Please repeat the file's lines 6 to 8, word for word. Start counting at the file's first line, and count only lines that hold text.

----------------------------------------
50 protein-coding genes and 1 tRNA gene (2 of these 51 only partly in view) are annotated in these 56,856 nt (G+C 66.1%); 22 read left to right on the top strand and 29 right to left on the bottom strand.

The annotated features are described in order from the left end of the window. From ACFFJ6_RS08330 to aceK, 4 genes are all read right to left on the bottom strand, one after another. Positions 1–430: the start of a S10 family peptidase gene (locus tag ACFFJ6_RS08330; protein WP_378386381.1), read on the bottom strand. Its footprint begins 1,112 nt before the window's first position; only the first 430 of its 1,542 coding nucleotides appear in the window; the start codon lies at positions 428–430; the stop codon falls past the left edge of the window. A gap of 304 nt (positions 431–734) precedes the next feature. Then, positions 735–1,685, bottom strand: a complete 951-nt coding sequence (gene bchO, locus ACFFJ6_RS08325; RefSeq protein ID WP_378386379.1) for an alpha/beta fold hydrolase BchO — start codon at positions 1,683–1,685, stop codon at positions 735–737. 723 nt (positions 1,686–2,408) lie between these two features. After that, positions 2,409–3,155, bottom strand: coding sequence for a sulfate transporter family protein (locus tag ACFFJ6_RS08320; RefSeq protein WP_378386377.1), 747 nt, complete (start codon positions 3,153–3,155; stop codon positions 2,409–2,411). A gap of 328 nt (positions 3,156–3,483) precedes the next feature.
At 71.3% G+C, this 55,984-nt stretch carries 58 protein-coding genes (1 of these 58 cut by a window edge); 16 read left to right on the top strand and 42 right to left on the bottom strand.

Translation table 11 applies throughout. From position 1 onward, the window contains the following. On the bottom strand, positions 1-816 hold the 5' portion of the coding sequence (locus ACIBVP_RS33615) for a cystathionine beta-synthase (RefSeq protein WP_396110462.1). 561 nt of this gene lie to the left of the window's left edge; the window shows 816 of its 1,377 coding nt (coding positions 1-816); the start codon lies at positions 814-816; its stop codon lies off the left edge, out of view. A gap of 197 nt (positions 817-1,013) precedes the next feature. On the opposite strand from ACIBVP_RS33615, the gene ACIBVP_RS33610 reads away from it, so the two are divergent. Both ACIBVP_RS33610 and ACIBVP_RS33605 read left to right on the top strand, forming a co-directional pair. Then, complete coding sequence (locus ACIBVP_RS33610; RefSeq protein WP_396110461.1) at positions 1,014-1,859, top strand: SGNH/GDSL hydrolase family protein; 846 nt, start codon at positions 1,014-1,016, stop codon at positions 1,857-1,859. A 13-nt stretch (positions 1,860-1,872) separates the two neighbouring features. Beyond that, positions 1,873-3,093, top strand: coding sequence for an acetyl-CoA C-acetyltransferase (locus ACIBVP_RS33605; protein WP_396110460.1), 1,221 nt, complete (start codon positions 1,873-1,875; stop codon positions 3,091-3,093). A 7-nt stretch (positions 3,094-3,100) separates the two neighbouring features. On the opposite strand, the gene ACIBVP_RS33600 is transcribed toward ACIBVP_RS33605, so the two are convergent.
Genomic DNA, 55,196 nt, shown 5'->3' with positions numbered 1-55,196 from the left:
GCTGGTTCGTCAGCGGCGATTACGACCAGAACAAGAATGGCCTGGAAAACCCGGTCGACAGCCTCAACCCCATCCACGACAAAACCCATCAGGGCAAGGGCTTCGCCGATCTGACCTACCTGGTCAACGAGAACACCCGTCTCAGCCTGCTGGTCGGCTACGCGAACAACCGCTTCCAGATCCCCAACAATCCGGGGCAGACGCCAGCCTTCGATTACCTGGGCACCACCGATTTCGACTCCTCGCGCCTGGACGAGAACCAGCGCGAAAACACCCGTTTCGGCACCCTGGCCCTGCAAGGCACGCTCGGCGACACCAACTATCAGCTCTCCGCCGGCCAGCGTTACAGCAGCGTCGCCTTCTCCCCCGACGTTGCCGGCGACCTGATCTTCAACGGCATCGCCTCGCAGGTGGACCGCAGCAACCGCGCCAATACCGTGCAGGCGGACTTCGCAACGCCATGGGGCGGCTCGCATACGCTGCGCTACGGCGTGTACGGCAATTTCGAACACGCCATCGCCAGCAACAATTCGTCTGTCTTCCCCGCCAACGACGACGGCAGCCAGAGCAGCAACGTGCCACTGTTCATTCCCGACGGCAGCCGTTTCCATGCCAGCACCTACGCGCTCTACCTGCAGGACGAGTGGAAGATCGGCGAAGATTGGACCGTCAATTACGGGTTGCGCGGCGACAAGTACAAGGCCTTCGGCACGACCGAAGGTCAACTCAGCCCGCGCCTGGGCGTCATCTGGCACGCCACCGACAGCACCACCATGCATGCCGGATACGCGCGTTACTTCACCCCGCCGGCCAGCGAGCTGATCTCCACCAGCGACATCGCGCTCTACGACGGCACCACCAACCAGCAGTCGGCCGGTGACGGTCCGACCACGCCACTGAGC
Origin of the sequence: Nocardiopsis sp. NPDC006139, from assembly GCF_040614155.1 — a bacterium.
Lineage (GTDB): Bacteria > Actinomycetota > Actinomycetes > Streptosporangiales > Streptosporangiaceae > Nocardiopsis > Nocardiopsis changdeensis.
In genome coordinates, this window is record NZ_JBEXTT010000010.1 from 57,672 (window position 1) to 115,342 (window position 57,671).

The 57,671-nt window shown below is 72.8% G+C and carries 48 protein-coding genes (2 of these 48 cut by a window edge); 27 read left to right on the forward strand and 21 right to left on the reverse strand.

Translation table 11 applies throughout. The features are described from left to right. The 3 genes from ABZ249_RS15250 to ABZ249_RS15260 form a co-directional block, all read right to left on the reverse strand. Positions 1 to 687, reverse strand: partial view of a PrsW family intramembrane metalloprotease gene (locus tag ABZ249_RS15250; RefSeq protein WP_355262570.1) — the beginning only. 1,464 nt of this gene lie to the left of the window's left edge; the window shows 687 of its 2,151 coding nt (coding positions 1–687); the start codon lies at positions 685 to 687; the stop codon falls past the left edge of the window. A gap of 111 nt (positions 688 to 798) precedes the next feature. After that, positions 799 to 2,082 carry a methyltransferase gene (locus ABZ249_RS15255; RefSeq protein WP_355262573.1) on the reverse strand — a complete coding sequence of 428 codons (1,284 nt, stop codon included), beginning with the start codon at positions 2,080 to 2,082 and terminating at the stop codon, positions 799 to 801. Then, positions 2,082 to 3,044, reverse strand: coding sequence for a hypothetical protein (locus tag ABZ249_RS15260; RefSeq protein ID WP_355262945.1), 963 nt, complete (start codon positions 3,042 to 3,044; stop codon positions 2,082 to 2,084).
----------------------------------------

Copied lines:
GCTGGTTCGTCAGCGGCGATTACGACCAGAACAAGAATGGCCTGGAAAACCCGGTCGACAGCCTCAACCCCATCCACGACAAAACCCATCAGGGCAAGGGCTTCGCCGATCTGACCTACCTGGTCAACGAGAACACCCGTCTCAGCCTGCTGGTCGGCTACGCGAACAACCGCTTCCAGATCCCCAACAATCCGGGGCAGACGCCAGCCTTCGATTACCTGGGCACCACCGATTTCGACTCCTCGCGCCTGGACGAGAACCAGCGCGAAAACACCCGTTTCGGCACCCTGGCCCTGCAAGGCACGCTCGGCGACACCAACTATCAGCTCTCCGCCGGCCAGCGTTACAGCAGCGTCGCCTTCTCCCCCGACGTTGCCGGCGACCTGATCTTCAACGGCATCGCCTCGCAGGTGGACCGCAGCAACCGCGCCAATACCGTGCAGGCGGACTTCGCAACGCCATGGGGCGGCTCGCATACGCTGCGCTACGGCGTGTACGGCAATTTCGAACACGCCATCGCCAGCAACAATTCGTCTGTCTTCCCCGCCAACGACGACGGCAGCCAGAGCAGCAACGTGCCACTGTTCATTCCCGACGGCAGCCGTTTCCATGCCAGCACCTACGCGCTCTACCTGCAGGACGAGTGGAAGATCGGCGAAGATTGGACCGTCAATTACGGGTTGCGCGGCGACAAGTACAAGGCCTTCGGCACGACCGAAGGTCAACTCAGCCCGCGCCTGGGCGTCATCTGGCACGCCACCGACAGCACCACCATGCATGCCGGATACGCGCGTTACTTCACCCCGCCGGCCAGCGAGCTGATCTCCACCAGCGACATCGCGCTCTACGACGGCACCACCAACCAGCAGTCGGCCGGTGACGGTCCGACCACGCCACTGAGC
Origin of the sequence: Nocardiopsis sp. NPDC006139, from assembly GCF_040614155.1 — a bacterium.
Lineage (GTDB): Bacteria > Actinomycetota > Actinomycetes > Streptosporangiales > Streptosporangiaceae > Nocardiopsis > Nocardiopsis changdeensis.